But one day, the King of the land of Susa, where she was dwelling, issued a decree and this young lady, as well as some others, was brought into the custody of a eunuch in the King’s palace.
For the King was seeking a bride.
Imagine this young Jewess, Hadassah, in the King’s palace, gazing at the splendor surrounding her. The fierce might of the palace’s guards, the opulence of the furnishings. Everything so beautiful, so different than she had ever known. And what of her future hopes now? Would she ever become a wife and mother? Would this Gentile king cause her to have to relinquish her future and remain with him in his palace?
For one whole year this young lady remained in the eunuch’s care, and eventually Hegai, as he was called, became her friend, her helper, her adviser. Each day for twelve months she was prepared and beautified for her first meeting with the King. Each day she wondered what that one night with the King would mean for her and what her future held. And as she soaked in the oil of myrrh, tears as bitter as that herb flowed down mingling with the oil and softening the harsh callous places of her skin.
After six months of the oil of myrrh preparation, Esther, as she was now known, was led by Hegai to begin the beautifying preparation with perfumes. Soft and supple now, her skin had been made tender by the bitter treatment of myrrh.
But that wasn’t the only thing that had changed. Soaking in the myrrh Esther’s heart and character had also been softened by the bitterness of her own “death”. Death to her future, death to her own plans, to what she had desired for her own life. But even further, the tender treatment and counsel of her constant companion Hegai had taken her through that bitterness of death and brought her into something new, something fresh, even…exciting. Now she was filled with a different hope, a different expectancy for the future that was laid on the foundation of a humble yet mature character wrought through endurance.
The perfume preparation complete, Esther was now ready to enter the King’s presence. Having come through this next stage of preparation Esther had become even more dependent on her friend Hegai and sought his counsel as to what she should take with her to the King. He, after all, knew the King and the King’s taste.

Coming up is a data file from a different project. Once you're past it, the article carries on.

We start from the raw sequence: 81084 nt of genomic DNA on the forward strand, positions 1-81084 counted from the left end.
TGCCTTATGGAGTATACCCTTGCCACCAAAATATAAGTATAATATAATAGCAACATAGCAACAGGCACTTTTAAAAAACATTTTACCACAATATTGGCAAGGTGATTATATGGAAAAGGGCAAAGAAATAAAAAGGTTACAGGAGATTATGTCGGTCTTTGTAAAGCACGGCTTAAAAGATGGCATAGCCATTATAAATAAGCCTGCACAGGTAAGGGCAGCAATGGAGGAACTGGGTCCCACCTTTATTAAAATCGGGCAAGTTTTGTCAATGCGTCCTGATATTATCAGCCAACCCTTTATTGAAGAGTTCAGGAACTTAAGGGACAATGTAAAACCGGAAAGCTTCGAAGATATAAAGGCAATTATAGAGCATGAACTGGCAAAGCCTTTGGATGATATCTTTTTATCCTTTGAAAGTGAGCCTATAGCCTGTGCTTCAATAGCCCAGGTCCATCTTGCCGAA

It was Esther’s turn. Hegai took her to the King and “the king loved Esther more than all the other women and she obtained grace and favor in his sight more than all the virgins so he set the royal crown upon her head and made her queen….” Esther 2:17
Esther, now as the King’s bride, settles into life as a Queen. She of humble origins, an orphan, now the Queen of 127 provinces, from India to Ethiopia.
One day Esther receives some troubling news from her uncle. Haman the Agagite has decreed to exterminate all of the Jews, her people, and her husband the King has authorized this decree! Her uncle tells her to make a plea to the King for her people.
Deeply distressed, Esther hesitates. She knows, as does her uncle, that to enter the king’s presence unbidden brings the immediate sentence of death. Yet she loves her people, her heart yearns for her people with every day that goes by. Her uncle’s heart breaks, he loves her and knows her dilemma – yet he must utter these words:
““Do not think in your heart that you will escape in the king’s palace any more than all the other Jews. For if you remain completely silent at this time, relief and deliverance will arise for the Jews from another place, but you and your father’s house will perish. Yet who knows whether you have come to the kingdom for such a time as this?” (Esther 4:13, 14)
Then Esther told them to reply to Mordecai: “Go, gather all the Jews who are present in Shushan, and fast for me; neither eat nor drink for three days, night or day. My maids and I will fast likewise. And so I will go to the king, which is against the law; and if I perish, I perish!” (Esther 4:15, 16)
If I perish, I perish
As her tears had rolled into the waters of myrrh long ago Hadassah had known that her life was no longer her own. It was then that she had perished. Long ago she had been prepared for this.
And it was because she had perished then, that she could intercede now for those who were perishing.
OH Lord, make us into a people like Esther, who would die to ourselves, our plans and our own lives. Make us into a prepared and beautified Bride, who will come boldly before the throne of grace in Your presence and plead for the lives of those around us who are perishing. Father we thank you for Your Son, Yeshua, the ultimate intercessor, who did give up His life for us, who stood in the gap for us, so that we should not perish but have everlasting life. OH Lord, help us to be led by Your Spirit only, to seek You only and Your will. May we be brave and stand in the gap, even in the midnight hour. In the Name of Yeshua Hamashiach, Amen.